The placebo effect is one of the most dramatic demonstrations of the ‘mind-body connection’ in action. It is also one of the most well-known but least understood phenomena in modern medicine.
The placebo effect occurs when someone demonstrates measurable physical or psychological improvement in response to an inert medication or a treatment that actually has no therapeutic value whatsoever. Behind the placebo effect is what has been referred to as ‘the physiology of expectation’. This is when patients know the expected result of taking a particular medication and their physiology then behaves accordingly to produce that result.
This observation raises an important question. Is this improvement real or imagined? The answer to this question very much depends on one’s definition of ‘real’ in an experiential sense. If the improvement is perceived as real by the patient, then it is indeed real in the sense that our perceptions create our reality. As I say to my clients, ‘What you feel, is real’. If we perceive we have a pain, then we do indeed have a pain regardless of whether there is a clinical reason for the pain or not. Likewise, if we believe we’ve taken a medication to alleviate pain, then it should come as no surprise to experience relief from our pain. The medical community has recognised that ‘the expectation’ of therapeutic benefit from a drug is a significant factor in the effectiveness of that drug. It’s even been shown that the colour of certain pills and capsules can influence the efficacy of the medications.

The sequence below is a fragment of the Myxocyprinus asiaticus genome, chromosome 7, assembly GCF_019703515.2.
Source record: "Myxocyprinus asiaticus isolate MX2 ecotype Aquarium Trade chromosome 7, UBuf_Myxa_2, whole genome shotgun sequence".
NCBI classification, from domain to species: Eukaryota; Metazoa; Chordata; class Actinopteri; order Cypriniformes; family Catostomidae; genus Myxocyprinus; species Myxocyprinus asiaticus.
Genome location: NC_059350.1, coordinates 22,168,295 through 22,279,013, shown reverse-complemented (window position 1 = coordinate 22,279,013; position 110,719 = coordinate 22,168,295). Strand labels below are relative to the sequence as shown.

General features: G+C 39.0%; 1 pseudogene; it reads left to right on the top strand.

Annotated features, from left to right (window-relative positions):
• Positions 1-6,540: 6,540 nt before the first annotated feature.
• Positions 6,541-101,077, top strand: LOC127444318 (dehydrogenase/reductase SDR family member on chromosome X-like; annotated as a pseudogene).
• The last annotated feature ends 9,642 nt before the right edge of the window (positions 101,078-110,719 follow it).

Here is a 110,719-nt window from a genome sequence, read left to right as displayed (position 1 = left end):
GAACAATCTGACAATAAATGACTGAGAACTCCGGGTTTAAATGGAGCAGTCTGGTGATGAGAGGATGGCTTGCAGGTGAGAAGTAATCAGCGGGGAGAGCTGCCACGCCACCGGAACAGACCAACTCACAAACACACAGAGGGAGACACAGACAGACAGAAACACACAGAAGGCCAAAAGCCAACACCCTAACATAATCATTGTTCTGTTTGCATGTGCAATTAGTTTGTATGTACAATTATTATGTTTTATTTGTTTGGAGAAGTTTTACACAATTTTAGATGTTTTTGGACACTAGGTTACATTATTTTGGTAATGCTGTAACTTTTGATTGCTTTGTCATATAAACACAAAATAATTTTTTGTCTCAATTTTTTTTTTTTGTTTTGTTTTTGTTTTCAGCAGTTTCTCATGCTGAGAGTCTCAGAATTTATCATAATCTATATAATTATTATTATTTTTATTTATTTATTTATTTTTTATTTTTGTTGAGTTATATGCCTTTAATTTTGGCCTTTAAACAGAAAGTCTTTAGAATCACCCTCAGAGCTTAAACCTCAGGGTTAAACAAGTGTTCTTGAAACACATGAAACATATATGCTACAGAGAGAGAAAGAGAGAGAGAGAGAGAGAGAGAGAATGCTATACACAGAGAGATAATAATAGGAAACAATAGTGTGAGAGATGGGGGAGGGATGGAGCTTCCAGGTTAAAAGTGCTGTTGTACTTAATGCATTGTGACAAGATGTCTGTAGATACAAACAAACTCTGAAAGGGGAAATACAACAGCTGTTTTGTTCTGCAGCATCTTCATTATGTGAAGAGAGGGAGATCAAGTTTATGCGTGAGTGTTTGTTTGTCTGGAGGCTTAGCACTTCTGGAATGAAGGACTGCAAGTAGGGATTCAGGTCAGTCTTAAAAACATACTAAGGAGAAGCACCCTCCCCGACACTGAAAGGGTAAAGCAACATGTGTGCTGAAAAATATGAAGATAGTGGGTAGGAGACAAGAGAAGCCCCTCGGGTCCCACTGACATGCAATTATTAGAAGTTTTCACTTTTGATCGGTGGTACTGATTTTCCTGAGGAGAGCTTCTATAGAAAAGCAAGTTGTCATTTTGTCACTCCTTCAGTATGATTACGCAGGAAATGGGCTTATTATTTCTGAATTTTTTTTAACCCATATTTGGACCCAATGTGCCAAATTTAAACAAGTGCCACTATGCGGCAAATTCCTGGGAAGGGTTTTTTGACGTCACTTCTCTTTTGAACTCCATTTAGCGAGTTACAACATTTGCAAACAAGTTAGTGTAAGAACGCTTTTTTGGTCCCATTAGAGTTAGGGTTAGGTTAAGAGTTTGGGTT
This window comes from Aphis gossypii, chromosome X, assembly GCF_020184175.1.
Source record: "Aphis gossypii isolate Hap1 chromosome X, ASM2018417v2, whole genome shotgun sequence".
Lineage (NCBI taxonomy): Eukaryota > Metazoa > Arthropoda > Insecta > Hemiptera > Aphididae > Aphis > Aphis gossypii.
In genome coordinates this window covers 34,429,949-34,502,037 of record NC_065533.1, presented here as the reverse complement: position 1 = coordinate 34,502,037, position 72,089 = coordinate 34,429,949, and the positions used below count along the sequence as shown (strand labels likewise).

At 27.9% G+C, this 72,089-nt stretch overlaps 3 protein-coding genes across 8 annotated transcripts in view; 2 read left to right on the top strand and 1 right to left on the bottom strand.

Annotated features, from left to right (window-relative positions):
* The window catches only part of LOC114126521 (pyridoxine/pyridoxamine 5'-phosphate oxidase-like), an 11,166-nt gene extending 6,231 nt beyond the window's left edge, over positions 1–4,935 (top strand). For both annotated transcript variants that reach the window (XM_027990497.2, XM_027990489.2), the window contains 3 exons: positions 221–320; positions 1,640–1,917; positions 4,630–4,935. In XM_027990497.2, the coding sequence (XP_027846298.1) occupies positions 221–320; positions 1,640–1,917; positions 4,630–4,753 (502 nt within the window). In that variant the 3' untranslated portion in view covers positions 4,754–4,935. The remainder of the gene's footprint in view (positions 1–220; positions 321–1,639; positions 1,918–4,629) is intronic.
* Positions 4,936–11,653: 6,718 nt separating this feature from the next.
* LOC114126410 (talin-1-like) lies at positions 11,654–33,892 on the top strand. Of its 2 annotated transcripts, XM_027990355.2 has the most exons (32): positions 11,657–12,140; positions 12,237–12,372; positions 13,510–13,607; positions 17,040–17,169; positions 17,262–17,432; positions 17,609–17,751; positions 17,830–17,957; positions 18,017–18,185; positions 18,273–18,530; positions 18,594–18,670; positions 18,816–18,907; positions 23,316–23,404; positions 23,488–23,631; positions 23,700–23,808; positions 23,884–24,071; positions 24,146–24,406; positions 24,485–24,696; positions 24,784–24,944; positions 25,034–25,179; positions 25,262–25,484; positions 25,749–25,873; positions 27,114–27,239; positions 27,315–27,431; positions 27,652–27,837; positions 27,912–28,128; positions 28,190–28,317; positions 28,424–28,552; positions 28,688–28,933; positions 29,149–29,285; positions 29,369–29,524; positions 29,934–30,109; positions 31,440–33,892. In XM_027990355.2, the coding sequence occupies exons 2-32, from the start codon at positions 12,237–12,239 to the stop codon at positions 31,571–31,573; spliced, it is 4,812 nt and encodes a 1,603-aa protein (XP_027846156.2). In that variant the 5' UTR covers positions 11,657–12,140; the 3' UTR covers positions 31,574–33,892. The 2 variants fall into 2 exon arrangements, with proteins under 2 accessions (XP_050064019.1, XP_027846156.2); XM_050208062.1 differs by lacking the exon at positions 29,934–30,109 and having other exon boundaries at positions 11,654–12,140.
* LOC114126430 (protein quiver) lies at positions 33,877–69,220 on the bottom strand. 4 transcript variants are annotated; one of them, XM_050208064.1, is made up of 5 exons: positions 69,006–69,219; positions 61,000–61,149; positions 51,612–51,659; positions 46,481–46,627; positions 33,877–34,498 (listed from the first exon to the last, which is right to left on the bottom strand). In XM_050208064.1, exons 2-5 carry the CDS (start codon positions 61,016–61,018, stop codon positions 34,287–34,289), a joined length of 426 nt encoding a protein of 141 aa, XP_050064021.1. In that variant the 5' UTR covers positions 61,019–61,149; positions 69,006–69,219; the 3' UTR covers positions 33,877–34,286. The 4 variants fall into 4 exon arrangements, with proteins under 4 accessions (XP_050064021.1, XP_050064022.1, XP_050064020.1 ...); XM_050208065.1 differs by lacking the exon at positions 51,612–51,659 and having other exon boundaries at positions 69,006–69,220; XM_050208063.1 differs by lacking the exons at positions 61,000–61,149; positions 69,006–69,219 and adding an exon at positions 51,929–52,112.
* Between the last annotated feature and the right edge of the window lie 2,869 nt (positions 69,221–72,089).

For many years pharmaceutical companies have used placebos in controlled trials to ascertain whether the trial drug is effective enough to be approved by the Medicines and Healthcare Products Regulatory Agency (MHRA). Usually the trial drug has to perform significantly better than a placebo in two trials before it is allowed to be more widely tested. There have been many cases in which drug trials have been abandoned, not because the trial drug wasn’t effective, but because there wasn’t a significant enough difference in the results between the trial drug and the placebo.
Most significantly, through the use of sophisticated brain-imaging techniques such as MRI and PET scans, measurable physiological changes have been consistently observed that corroborate the effects of an expected positive outcome. The flip side of the placebo response is the ‘nocebo response’ and this demonstrates the power of negative suggestion. If someone is given a drug and told that it will exacerbate the experience of pain (hyperalgesia) even though the drug in question may be an analgesic, in many cases the perception of increased pain will be the result.
The power of the mind to affect both our emotional and physical well-being for good or ill cannot be understated. It’s encouraging that modern medicine recognises the important role the mind plays in the healing of the body, and it’s now widely accepted that a patient’s mental and emotional attitude towards recovery has a significant impact upon the recovery process.